There was no witch, obviously, and even if I had seen someone, a flesh-and-blood little old lady was the least threatening type of person on the planet. Only in stories did crones offer poisoned fruit to princesses or snatch up tasty children. But I couldn’t think of an innocent reason for anyone to watch us as we slept. And her flat, greedy gaze! Not confused or blank, like someone’s sweet lost granny. Her hunger was the clearest thing in my memory.

Trey read my doubt. “Seriously. I’ll grab some pants and go check. Just to put your mind at ease.”

I shook my head. I’d been raised on Grimms’ fairy tales by a mother who saw the world as something huge and wild—carnivorous. Her world was full of witches. She’d have already called the cops by now, or even snatched one of Trey’s hunting rifles out of the gun safe and loaded it. She’d be in the backyard already, making the world safer by accidentally shooting our neighbor’s nice old Labradoodle. Or worse, shooting our nice old neighbor.

I wasn’t like her. I didn’t want to be like her, so I pushed away that small, wise voice in my head that kept insisting, You saw something. You saw someone.

I told my husband, “No. Come back to bed.”

Trey tumbled in, and I rolled toward him, running my hand under his T-shirt to feel his heartbeat. It was slow and steady, same as always. Wearing a shirt to bed was new, though. Trey had turned fifty this year. He’d always been built thick, but now he had a bit of a belly, and his chest hair was going gray.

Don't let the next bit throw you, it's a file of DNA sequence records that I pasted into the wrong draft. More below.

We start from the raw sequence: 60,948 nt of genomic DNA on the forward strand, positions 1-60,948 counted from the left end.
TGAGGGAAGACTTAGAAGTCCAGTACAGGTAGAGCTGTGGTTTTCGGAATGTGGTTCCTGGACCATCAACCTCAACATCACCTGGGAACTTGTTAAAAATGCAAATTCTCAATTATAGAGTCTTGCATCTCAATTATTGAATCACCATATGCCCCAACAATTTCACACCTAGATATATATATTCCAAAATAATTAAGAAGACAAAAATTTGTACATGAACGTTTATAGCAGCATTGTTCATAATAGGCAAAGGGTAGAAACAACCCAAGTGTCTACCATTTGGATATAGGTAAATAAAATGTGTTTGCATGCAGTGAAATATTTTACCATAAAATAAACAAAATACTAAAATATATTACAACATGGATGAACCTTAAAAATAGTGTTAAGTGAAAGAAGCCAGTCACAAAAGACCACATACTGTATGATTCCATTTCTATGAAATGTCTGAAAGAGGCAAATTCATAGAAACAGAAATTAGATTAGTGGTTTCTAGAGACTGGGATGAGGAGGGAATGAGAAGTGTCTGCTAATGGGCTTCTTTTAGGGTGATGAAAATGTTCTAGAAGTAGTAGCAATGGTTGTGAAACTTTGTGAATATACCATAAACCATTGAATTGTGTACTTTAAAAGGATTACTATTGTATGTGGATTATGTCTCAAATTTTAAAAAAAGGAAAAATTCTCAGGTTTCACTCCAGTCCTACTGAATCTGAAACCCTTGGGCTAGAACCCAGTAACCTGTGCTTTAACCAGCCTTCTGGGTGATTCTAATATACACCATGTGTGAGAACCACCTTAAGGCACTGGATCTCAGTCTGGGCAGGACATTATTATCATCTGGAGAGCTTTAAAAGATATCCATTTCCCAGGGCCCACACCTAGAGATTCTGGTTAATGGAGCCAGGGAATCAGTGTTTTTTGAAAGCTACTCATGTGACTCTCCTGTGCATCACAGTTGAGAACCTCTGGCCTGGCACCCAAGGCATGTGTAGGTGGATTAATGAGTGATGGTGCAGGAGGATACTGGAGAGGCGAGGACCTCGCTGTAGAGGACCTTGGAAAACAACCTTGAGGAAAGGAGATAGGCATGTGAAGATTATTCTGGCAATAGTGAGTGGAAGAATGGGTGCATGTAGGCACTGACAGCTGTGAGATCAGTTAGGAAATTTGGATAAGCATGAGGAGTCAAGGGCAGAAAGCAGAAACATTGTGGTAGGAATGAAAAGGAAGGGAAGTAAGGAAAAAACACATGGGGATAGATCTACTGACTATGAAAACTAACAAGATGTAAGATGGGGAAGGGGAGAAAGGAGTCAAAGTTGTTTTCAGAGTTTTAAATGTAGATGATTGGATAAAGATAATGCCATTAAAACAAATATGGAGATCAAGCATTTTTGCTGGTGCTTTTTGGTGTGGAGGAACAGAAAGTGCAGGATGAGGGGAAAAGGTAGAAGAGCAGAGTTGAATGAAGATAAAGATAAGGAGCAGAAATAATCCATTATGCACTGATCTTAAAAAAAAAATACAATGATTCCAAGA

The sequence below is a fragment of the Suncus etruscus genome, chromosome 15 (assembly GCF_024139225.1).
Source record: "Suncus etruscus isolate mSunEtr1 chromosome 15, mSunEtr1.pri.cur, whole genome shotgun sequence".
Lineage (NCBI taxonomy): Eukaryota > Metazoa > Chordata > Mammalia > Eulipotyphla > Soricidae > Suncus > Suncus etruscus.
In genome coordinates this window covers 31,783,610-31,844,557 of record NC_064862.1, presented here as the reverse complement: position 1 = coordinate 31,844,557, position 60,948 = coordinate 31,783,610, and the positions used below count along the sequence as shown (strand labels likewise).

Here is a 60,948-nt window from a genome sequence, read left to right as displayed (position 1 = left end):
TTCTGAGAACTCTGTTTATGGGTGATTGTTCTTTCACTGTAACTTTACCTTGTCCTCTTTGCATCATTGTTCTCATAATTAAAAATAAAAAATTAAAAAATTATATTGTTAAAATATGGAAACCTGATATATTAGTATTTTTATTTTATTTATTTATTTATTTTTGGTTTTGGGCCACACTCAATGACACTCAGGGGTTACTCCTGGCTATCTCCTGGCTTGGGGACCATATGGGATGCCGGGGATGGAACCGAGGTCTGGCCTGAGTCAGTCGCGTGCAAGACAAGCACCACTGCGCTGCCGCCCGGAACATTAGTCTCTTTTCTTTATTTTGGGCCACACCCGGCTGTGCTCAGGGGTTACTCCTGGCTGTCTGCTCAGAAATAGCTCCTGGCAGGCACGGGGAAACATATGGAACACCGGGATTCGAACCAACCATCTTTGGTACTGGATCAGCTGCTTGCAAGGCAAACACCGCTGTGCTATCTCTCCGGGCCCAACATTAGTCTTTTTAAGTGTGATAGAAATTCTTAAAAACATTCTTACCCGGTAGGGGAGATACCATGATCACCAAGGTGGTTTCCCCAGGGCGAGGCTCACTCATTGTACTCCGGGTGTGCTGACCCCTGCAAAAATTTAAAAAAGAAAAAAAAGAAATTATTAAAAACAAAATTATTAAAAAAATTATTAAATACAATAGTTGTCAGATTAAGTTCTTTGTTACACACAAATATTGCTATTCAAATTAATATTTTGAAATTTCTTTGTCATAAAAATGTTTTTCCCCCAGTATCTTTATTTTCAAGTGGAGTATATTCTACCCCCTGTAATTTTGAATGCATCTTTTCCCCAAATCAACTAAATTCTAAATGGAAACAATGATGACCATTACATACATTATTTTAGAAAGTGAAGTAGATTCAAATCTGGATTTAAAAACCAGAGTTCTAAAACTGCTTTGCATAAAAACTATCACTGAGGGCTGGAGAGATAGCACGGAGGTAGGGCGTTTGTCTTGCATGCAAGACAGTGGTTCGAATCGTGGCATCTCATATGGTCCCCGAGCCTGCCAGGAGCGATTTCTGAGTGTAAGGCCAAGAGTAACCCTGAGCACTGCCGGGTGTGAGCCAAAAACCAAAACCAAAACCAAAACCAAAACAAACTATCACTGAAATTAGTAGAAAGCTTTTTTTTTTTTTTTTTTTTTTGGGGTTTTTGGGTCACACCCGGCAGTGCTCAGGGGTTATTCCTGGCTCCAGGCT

“I hate this stupid shirt,” I told him. I wanted the comfort of tucking in close to his bare skin, wrapping my arms around the warm, strong bulk of him.

He pulled me closer. Close enough for me to know he wasn’t thinking about witches. “I could ditch the shirt. We are up early.”

I glanced back at the clock. “The alarm goes off in twenty minutes. You think you can make it worth my while?” I said it flirty, like a challenge, cocking my eyebrow at him.

His teeth flashed in the dimness. “I can damn sure try.”

He kissed my neck, my shoulder. To my surprise I felt a twinge of something good starting. My sex drive had flatlined in my third trimester. I’d assumed it would resurrect in a few months, when Robert started solid food. That’s how it had worked after the girls. But here was our familiar magic, already sparking up between us.

Maybe it was the dream. That witch had genuinely spooked me, dumping a ton of adrenaline into my blood. As my husband kissed me, my body arched into him, electric, as if to say, We could all die! Quick, make more people! It apparently hadn’t gotten the memo about Trey’s vasectomy. I kissed him back, serious about it.

“Yeah?” Trey said, surprised.

“Yeah,” I said, but I couldn’t stop thinking about the window. Of course there was not a witch in the yard. Or anyone. But I added, “Close the drapes all the way and you’re on, mister.”

He hurried to yank them shut while I started peeling my nightgown off over my head.

That, of course, was the exact moment a soft gurgle came through the baby monitor.

We both froze, our eyes meeting.

“Oh, Bumper, no!” Trey said.

“Oh, Robert, no,” I corrected automatically. I wasn’t going to bend on this. When I was pregnant, we’d all called him Bumper, as in “the bumper crop.” That had been cute back when it meant my swelling belly. Trey, who’d grown up in Buckhead with Scooters and Biffs and Muffys, still thought it was cute.